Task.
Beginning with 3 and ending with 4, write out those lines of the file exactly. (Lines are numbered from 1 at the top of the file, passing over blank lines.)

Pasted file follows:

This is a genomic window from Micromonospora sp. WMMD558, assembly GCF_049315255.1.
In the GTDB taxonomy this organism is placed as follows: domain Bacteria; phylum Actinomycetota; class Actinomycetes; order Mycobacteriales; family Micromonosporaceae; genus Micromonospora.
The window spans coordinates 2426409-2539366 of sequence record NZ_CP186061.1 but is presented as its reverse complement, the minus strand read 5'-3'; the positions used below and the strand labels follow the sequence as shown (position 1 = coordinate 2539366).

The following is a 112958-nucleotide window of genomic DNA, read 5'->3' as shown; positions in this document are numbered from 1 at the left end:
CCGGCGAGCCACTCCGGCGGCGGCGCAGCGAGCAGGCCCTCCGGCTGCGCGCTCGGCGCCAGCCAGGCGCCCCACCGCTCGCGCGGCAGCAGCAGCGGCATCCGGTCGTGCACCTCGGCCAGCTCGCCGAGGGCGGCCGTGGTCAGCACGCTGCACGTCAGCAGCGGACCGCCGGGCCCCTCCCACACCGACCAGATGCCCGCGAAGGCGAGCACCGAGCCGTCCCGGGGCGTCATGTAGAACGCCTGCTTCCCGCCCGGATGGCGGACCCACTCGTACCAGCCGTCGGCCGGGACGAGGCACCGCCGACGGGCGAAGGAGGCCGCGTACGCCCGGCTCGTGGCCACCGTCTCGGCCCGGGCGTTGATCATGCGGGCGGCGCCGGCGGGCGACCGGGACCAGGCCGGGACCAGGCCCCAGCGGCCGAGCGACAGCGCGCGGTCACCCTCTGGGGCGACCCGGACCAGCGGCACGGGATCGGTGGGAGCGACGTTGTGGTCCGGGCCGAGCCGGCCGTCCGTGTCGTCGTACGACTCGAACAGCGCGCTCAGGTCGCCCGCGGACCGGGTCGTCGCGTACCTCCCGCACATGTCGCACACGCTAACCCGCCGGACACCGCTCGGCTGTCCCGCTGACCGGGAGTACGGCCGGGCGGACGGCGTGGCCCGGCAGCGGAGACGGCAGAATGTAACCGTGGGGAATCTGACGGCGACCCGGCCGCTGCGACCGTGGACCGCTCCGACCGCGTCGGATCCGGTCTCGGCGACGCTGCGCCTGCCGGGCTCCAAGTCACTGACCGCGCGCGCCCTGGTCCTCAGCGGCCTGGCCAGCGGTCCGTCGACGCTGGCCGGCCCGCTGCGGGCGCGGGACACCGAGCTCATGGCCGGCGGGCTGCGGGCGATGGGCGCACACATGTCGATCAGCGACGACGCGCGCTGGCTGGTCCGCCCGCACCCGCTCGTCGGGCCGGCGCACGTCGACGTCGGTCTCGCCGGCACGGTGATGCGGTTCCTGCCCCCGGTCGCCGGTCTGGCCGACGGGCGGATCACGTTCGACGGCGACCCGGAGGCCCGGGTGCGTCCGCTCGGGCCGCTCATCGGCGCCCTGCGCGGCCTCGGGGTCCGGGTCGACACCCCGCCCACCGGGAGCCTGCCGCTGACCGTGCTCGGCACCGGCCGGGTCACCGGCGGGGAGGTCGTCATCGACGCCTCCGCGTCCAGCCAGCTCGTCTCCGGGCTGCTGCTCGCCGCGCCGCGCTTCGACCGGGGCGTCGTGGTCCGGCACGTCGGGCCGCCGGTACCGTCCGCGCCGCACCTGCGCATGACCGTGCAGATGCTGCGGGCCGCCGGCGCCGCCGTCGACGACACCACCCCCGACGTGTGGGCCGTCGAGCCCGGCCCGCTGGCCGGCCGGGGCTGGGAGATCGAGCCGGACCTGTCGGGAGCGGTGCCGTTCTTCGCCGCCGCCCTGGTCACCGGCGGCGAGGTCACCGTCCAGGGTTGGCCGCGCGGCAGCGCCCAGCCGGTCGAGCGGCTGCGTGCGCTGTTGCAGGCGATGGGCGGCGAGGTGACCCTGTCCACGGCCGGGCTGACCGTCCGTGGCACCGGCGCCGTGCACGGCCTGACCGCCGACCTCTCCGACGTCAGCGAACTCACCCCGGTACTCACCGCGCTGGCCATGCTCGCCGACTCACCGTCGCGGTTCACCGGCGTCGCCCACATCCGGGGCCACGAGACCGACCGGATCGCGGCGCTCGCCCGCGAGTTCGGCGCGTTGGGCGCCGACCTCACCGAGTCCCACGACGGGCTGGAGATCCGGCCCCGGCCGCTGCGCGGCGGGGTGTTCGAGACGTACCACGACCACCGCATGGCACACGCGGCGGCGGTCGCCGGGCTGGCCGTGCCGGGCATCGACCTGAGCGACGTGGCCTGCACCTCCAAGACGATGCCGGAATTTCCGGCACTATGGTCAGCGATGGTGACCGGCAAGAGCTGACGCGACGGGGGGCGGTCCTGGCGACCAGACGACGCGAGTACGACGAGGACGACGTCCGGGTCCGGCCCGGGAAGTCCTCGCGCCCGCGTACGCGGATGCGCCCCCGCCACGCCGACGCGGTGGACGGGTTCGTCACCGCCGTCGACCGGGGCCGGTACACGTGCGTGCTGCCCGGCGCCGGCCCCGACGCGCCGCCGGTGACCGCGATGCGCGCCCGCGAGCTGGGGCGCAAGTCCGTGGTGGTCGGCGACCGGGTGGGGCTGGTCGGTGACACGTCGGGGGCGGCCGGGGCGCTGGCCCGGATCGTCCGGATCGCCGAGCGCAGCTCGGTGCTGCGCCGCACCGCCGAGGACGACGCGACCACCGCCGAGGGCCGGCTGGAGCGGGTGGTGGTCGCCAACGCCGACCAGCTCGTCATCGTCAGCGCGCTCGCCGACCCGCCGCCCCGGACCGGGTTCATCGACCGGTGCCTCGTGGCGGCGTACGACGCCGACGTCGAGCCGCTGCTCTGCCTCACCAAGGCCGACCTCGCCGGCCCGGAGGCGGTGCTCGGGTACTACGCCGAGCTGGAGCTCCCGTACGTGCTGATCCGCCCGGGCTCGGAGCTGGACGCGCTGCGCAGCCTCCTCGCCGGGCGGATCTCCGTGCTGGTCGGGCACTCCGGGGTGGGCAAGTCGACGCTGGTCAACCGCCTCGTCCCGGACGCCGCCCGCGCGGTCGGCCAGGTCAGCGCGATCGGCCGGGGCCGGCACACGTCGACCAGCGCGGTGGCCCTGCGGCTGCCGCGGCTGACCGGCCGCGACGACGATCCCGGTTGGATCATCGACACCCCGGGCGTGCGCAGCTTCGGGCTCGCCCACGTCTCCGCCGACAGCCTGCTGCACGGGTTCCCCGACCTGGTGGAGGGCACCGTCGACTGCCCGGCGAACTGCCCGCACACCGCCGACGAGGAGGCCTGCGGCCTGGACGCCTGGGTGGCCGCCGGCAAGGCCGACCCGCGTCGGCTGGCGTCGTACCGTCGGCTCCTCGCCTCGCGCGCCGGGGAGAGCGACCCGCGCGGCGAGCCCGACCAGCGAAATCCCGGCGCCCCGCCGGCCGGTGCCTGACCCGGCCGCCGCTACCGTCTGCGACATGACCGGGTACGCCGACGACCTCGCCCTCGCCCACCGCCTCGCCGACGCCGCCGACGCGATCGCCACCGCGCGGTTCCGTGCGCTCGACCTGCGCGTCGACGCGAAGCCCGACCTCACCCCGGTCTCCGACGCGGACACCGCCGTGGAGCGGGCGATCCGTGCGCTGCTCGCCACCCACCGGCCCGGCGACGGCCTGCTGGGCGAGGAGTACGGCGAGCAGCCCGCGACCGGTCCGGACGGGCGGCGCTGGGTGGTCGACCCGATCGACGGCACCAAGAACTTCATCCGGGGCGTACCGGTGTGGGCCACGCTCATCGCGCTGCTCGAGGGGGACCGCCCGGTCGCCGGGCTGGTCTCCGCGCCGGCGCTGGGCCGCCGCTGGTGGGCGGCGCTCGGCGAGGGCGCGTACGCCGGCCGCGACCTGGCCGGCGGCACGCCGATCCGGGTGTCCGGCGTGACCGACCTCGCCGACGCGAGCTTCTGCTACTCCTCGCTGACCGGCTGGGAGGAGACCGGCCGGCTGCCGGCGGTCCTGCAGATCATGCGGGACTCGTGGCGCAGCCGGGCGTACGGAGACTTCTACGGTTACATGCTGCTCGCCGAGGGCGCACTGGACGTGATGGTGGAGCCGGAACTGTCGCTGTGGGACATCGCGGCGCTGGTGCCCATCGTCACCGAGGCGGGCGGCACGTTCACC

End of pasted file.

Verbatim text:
The window spans coordinates 2426409-2539366 of sequence record NZ_CP186061.1 but is presented as its reverse complement, the minus strand read 5'-3'; the positions used below and the strand labels follow the sequence as shown (position 1 = coordinate 2539366).

The following is a 112958-nucleotide window of genomic DNA, read 5'->3' as shown; positions in this document are numbered from 1 at the left end: